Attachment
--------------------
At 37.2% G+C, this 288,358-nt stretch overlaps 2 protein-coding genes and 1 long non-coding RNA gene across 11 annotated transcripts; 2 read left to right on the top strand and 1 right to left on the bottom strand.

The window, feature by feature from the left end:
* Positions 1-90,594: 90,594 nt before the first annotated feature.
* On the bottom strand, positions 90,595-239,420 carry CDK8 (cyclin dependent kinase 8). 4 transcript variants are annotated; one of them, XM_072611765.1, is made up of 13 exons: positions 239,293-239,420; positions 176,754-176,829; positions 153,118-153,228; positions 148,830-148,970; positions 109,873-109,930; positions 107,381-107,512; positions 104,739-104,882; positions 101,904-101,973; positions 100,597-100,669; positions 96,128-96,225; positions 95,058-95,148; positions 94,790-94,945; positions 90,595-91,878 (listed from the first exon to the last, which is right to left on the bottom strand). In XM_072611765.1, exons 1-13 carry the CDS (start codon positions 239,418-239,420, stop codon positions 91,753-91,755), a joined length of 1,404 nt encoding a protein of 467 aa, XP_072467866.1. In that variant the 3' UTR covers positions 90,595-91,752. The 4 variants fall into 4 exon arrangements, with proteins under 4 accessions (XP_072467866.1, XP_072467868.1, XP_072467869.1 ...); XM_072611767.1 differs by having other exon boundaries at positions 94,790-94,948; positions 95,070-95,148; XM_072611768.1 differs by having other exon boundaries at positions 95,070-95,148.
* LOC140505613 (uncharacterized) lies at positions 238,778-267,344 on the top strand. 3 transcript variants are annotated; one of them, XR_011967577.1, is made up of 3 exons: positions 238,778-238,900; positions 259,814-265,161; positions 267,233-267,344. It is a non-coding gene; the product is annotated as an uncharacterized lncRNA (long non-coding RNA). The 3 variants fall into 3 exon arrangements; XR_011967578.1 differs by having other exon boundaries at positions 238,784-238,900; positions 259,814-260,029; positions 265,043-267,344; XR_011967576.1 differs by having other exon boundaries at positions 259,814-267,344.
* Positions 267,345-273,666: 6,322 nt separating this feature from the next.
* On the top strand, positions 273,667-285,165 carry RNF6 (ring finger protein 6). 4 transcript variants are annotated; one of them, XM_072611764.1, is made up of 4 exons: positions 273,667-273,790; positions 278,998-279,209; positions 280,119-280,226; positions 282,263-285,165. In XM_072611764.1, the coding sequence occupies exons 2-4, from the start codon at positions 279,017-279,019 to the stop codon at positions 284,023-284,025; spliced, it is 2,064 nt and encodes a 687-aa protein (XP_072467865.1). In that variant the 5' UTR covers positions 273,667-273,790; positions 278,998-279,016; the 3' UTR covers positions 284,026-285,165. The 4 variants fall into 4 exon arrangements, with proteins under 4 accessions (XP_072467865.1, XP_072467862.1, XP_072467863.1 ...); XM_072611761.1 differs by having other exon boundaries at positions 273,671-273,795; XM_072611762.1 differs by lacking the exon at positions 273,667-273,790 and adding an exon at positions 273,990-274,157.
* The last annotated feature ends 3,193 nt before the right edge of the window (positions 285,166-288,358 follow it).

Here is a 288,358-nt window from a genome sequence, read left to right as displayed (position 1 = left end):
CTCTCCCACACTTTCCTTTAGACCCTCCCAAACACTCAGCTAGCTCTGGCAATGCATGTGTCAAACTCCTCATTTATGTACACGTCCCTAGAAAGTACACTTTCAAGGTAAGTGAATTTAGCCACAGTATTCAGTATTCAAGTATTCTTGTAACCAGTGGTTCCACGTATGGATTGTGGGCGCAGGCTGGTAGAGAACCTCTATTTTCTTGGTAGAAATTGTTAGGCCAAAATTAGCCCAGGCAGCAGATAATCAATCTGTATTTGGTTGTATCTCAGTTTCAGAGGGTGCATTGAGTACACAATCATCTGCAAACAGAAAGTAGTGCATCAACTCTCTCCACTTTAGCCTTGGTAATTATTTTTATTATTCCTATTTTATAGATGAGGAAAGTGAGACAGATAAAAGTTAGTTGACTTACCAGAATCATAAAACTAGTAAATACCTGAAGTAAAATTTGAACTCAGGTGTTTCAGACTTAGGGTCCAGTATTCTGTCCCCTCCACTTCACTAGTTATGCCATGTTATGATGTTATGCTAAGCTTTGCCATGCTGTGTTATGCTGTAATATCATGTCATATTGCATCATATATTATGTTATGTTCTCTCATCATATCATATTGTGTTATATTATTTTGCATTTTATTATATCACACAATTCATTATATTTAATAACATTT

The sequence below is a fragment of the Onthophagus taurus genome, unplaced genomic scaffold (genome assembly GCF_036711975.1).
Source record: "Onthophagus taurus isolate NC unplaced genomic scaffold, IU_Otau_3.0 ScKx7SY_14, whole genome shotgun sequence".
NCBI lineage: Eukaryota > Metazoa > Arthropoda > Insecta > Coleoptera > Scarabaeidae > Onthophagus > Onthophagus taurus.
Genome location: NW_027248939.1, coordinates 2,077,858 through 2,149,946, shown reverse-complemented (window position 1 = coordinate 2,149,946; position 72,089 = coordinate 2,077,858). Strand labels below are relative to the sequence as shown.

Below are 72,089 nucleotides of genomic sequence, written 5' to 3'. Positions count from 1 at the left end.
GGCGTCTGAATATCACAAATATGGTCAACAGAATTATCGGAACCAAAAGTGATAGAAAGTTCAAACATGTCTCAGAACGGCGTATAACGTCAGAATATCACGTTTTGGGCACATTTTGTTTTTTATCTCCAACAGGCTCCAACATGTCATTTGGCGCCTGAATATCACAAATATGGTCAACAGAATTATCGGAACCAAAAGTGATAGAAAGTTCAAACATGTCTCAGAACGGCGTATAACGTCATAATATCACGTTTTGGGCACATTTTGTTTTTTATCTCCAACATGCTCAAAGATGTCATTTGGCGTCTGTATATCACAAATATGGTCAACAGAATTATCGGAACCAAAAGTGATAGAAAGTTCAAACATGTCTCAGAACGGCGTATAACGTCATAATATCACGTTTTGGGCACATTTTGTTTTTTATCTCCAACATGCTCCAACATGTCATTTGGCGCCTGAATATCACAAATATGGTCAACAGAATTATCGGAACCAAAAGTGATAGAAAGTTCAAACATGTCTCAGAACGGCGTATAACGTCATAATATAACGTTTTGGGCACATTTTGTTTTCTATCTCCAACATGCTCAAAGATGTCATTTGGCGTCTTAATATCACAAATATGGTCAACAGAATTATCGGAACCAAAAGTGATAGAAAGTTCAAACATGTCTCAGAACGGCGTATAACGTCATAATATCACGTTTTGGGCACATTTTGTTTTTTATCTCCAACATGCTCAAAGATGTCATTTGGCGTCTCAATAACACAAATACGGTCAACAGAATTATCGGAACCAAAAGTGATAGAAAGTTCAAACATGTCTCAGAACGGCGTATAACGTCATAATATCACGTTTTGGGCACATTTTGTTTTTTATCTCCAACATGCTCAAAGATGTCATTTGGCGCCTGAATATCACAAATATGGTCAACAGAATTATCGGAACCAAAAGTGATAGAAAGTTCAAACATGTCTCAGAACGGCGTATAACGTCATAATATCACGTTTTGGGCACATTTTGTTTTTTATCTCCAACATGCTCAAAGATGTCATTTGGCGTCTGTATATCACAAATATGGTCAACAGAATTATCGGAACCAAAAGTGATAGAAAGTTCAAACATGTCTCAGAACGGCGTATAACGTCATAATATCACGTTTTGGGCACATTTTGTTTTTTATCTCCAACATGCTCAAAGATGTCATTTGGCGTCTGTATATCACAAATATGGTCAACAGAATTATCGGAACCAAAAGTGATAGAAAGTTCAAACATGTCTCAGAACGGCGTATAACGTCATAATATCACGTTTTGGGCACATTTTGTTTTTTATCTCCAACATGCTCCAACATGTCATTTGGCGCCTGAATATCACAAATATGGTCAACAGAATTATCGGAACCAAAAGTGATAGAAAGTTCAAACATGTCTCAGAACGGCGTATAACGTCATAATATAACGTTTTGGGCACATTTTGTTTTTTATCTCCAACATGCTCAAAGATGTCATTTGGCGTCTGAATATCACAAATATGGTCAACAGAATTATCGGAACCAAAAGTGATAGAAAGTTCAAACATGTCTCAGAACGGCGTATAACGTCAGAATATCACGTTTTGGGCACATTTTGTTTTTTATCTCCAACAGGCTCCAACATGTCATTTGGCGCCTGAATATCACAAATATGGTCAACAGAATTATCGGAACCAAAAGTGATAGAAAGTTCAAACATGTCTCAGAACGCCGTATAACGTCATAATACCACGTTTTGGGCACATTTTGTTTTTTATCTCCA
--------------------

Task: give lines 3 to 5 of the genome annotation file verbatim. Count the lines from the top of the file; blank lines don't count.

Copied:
* Positions 1-90,594: 90,594 nt before the first annotated feature.
* On the bottom strand, positions 90,595-239,420 carry CDK8 (cyclin dependent kinase 8). 4 transcript variants are annotated; one of them, XM_072611765.1, is made up of 13 exons: positions 239,293-239,420; positions 176,754-176,829; positions 153,118-153,228; positions 148,830-148,970; positions 109,873-109,930; positions 107,381-107,512; positions 104,739-104,882; positions 101,904-101,973; positions 100,597-100,669; positions 96,128-96,225; positions 95,058-95,148; positions 94,790-94,945; positions 90,595-91,878 (listed from the first exon to the last, which is right to left on the bottom strand). In XM_072611765.1, exons 1-13 carry the CDS (start codon positions 239,418-239,420, stop codon positions 91,753-91,755), a joined length of 1,404 nt encoding a protein of 467 aa, XP_072467866.1. In that variant the 3' UTR covers positions 90,595-91,752. The 4 variants fall into 4 exon arrangements, with proteins under 4 accessions (XP_072467866.1, XP_072467868.1, XP_072467869.1 ...); XM_072611767.1 differs by having other exon boundaries at positions 94,790-94,948; positions 95,070-95,148; XM_072611768.1 differs by having other exon boundaries at positions 95,070-95,148.
* LOC140505613 (uncharacterized) lies at positions 238,778-267,344 on the top strand. 3 transcript variants are annotated; one of them, XR_011967577.1, is made up of 3 exons: positions 238,778-238,900; positions 259,814-265,161; positions 267,233-267,344. It is a non-coding gene; the product is annotated as an uncharacterized lncRNA (long non-coding RNA). The 3 variants fall into 3 exon arrangements; XR_011967578.1 differs by having other exon boundaries at positions 238,784-238,900; positions 259,814-260,029; positions 265,043-267,344; XR_011967576.1 differs by having other exon boundaries at positions 259,814-267,344.